Today was a travel day of exhaustion, unlike any I've lived through since my Red Umbrella travel day in Costa Rica. We started off with a spot of brekkie, confident in our revised booking on a long-haul bus to Kuala Lumpur. Sam, the Fern Loft manager whom you may recall from such misadventures as yesterday's Oopsie, That Wasn't a Real Reservation After All -- had assured us several times yesterday that we were to catch the bus "right out front!" By the third or fourth time, we asked, "Really? Just right out there on the sidewalk?" I started to feel like an idiot. I tromped out to street level about an hour before the bus was scheduled to arrive, to wait for... something... to show up. Meanwhile, scores of old people disembarked from city buses and made their way painstakingly up the sidewalk to the temple next door, staring suspiciously at the strange farang sitting there looking completely outta place.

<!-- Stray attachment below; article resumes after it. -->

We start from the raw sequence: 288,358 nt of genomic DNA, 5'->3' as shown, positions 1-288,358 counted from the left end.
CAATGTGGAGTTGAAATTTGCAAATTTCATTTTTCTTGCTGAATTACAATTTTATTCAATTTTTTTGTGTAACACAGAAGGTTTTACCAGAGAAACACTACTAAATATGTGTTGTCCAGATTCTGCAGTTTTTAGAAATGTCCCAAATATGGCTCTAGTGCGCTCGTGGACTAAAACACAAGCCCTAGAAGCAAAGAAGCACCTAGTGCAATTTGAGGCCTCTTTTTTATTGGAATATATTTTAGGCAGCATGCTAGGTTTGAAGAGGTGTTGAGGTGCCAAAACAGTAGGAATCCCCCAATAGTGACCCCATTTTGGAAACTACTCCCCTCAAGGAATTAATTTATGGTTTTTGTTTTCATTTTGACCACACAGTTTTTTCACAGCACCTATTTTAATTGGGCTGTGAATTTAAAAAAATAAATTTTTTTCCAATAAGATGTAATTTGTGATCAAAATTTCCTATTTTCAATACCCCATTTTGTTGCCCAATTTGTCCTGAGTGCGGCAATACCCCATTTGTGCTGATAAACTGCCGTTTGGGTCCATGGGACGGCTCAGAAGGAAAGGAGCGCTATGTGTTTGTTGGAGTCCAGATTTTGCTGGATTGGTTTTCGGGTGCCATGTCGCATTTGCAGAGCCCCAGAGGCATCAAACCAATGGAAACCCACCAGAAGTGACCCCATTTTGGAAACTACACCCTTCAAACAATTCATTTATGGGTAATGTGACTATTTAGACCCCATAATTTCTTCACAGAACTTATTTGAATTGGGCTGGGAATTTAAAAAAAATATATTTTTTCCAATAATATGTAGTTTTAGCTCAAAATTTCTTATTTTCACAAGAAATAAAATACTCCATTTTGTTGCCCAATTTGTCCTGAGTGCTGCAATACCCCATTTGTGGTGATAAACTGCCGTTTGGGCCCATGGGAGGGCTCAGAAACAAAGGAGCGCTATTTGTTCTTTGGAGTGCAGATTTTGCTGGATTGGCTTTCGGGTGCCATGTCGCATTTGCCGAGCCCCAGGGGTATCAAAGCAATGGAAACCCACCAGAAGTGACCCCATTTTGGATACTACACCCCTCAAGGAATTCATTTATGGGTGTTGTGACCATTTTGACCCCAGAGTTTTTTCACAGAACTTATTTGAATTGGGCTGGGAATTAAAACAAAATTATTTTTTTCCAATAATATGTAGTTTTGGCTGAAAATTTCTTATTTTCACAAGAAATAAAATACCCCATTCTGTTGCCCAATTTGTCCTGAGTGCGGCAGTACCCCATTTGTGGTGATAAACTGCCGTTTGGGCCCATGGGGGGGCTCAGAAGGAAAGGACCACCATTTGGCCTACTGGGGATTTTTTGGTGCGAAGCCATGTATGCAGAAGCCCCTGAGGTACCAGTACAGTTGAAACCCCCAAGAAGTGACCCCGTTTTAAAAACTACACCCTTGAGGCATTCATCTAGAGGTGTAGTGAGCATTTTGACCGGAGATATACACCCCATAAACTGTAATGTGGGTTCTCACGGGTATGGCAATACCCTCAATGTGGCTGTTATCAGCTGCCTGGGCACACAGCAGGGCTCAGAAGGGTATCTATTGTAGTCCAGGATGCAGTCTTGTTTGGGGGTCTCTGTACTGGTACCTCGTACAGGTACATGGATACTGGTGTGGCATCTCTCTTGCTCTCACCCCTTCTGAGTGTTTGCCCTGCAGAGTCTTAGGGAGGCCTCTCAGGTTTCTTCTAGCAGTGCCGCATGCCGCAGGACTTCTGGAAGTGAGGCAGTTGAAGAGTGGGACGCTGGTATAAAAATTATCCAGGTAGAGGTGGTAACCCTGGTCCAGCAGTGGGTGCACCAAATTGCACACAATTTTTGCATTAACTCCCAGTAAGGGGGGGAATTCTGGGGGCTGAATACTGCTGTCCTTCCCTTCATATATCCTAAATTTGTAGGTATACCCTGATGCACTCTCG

The longer I sat, the more nervous I got. Of course Sam wasn't due in till 11am, a good two hours after we were scheduled to depart, so there was nobody around to query as to the status of our transport. Meanwhile, more than an hour had passed, and nothing resembling a long-haul bus had come anywhere nearby. Thanks for nothing, Sam! Before I continue on with our tale, allow me to pause and demarcate two important Travel Lessons Learned:
1) Never trust the Gen Y staff at a hostel to book your travel for you. The owner, perhaps. But only if you've got his cell phone number as a backup.
2) Always get a confirmation number, in writing, as well as a phone number for the transport company. This is not failsafe, as many of them don't bother to answer the phone, but at least you can call them later and demand your reservation fee back.
Right. Seems pretty obvious in retrospect, but not necessarily when you're in the thick of it.